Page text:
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Front Neurosci. 2017 Feb 2;11:30. doi: 10.3389/fnins.2017.00030. eCollection 2017.

Cannabinoid Receptor 2 Signaling in Neurodegenerative Disorders: From Pathogenesis to a Promising Therapeutic Target.

Author information

1
Department of Clinical and Experimental Medicine, University of Foggia Foggia, Italy.
2
Department of Physiology and Pharmacology, Sapienza University of Rome Rome, Italy.
3
Laboratory of Virology, The Regina Elena National Cancer Institute IRCCS, Rome, Italy.

Abstract

As a consequence of an increasingly aging population, the number of people affected by neurodegenerative disorders, such as Alzheimer's disease, Parkinson's disease and Huntington's disease, is rapidly increasing. Although the etiology of these diseases has not been completely defined, common molecular mechanisms including neuroinflammation, excitotoxicity and mitochondrial dysfunction have been confirmed and can be targeted therapeutically. Moreover, recent studies have shown that endogenous cannabinoid signaling plays a number of modulatory roles throughout the central nervous system (CNS), including the neuroinflammation and neurogenesis. In particular, the up-regulation of type-2 cannabinoid (CB2) receptors has been found in a number of neurodegenerative disorders. Thus, the modulation of CB2 receptor signaling may represent a promising therapeutic target with minimal psychotropic effects that can be used to modulate endocannabinoid-based therapeutic approaches and to reduce neuronal degeneration. For these reasons this review will focus on the CB2 receptor as a promising pharmacological target in a number of neurodegenerative diseases.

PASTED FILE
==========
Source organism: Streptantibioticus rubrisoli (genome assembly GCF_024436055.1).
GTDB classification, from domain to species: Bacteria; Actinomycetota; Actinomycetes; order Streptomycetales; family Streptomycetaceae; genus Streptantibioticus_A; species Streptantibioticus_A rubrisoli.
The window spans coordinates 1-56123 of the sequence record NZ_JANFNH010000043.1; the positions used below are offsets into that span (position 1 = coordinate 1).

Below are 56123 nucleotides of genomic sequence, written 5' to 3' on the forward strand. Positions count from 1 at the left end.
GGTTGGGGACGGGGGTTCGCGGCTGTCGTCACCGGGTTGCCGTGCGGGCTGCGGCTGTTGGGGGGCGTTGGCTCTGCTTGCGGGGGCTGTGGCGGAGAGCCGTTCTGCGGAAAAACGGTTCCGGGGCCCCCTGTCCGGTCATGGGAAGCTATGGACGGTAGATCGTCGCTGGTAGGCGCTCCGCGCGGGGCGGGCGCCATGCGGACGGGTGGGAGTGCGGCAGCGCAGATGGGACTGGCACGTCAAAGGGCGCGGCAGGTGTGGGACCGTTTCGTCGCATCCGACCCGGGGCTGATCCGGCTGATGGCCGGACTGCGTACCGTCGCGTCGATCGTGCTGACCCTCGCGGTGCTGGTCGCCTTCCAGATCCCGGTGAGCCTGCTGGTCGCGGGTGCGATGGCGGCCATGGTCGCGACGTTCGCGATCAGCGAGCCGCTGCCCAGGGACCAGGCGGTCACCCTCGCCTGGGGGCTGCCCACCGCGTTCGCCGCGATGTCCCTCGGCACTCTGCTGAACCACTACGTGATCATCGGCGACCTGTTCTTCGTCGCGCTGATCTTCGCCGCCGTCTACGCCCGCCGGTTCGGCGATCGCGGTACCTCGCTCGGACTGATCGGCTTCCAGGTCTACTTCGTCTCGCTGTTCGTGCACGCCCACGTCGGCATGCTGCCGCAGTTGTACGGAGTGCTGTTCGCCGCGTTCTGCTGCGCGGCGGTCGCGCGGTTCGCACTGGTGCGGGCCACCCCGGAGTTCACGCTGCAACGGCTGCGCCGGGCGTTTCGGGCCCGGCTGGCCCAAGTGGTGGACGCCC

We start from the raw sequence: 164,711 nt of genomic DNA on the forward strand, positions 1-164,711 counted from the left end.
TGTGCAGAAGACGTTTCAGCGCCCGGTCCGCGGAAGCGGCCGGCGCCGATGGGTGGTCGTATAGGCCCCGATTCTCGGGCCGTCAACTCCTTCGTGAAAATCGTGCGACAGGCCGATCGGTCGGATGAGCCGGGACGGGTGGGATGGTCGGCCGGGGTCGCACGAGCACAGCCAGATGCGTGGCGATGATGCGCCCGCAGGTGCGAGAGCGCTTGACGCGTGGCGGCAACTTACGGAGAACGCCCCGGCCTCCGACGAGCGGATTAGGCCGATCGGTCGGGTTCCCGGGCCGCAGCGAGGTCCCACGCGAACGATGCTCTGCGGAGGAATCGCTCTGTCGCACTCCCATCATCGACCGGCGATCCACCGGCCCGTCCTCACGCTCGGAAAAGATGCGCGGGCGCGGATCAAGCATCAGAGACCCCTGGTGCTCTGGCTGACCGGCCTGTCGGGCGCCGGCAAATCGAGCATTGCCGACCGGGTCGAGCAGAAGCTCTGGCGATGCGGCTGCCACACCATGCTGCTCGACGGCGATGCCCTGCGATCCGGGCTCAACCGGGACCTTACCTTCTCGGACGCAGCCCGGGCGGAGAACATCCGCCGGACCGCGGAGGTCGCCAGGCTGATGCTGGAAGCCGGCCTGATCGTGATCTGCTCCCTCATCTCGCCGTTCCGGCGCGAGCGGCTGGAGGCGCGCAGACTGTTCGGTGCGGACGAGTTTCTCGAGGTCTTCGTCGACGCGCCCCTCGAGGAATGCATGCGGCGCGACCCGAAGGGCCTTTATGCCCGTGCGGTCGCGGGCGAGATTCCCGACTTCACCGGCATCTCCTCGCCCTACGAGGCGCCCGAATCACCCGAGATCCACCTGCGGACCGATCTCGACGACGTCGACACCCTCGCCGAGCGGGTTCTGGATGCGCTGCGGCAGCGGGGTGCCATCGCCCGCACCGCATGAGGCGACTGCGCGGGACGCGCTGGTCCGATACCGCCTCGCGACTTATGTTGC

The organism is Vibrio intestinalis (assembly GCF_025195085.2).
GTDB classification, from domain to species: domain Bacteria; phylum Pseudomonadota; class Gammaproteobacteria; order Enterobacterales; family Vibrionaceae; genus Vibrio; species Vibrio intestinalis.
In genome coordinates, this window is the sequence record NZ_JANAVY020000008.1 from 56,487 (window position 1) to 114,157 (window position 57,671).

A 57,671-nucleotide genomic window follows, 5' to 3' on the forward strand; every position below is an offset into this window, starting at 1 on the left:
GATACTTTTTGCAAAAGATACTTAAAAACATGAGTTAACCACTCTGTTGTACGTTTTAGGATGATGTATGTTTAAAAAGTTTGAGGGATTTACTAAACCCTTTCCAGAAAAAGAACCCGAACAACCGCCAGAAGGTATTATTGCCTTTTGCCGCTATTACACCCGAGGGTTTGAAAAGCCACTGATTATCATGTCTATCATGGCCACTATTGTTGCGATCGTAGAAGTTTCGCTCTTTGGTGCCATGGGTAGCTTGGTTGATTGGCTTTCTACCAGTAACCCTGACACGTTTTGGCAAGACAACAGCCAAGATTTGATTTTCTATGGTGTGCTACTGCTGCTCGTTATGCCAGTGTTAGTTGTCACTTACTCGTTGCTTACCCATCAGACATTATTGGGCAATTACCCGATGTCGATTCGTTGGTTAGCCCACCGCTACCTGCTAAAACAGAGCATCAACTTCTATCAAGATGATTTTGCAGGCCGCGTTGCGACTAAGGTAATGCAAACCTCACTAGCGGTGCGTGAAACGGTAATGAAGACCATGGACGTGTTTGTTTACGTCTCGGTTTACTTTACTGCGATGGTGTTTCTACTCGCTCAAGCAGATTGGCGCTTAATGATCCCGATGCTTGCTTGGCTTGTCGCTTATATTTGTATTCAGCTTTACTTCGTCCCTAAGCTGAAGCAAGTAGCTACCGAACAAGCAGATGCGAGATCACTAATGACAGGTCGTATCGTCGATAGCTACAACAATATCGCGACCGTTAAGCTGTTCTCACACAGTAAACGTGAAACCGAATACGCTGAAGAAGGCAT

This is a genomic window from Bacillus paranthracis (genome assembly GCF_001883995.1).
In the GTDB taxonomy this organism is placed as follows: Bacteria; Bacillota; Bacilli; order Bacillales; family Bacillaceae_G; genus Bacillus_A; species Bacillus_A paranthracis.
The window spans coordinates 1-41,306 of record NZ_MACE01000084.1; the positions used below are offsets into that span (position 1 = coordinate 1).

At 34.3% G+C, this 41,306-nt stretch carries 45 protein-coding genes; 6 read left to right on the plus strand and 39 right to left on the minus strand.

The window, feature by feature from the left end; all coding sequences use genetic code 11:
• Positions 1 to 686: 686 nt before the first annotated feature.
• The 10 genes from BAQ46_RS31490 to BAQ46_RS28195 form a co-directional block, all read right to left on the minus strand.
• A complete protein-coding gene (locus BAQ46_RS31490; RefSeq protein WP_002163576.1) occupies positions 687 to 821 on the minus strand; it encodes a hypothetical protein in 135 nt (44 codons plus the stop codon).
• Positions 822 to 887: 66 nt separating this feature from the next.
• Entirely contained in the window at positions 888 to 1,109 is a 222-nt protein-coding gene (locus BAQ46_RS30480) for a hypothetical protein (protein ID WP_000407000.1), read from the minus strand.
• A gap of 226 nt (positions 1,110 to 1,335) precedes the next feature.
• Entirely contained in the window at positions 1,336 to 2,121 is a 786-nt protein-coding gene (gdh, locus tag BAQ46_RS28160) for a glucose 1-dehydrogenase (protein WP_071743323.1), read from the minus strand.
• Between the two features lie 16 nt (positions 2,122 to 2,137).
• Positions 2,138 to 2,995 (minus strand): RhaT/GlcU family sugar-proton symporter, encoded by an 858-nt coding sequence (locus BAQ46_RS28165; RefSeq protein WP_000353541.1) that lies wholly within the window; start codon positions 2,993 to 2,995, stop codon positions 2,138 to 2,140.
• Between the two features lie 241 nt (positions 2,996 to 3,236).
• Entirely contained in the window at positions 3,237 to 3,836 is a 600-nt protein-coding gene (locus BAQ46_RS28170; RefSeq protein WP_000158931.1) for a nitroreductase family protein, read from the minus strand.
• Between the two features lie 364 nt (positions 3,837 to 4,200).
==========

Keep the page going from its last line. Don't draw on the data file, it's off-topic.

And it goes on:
KEYWORDS:

Alzheimer's disease; Parkinson's disease; astrocytes; microglia; neuroinflammation; neuroprotection

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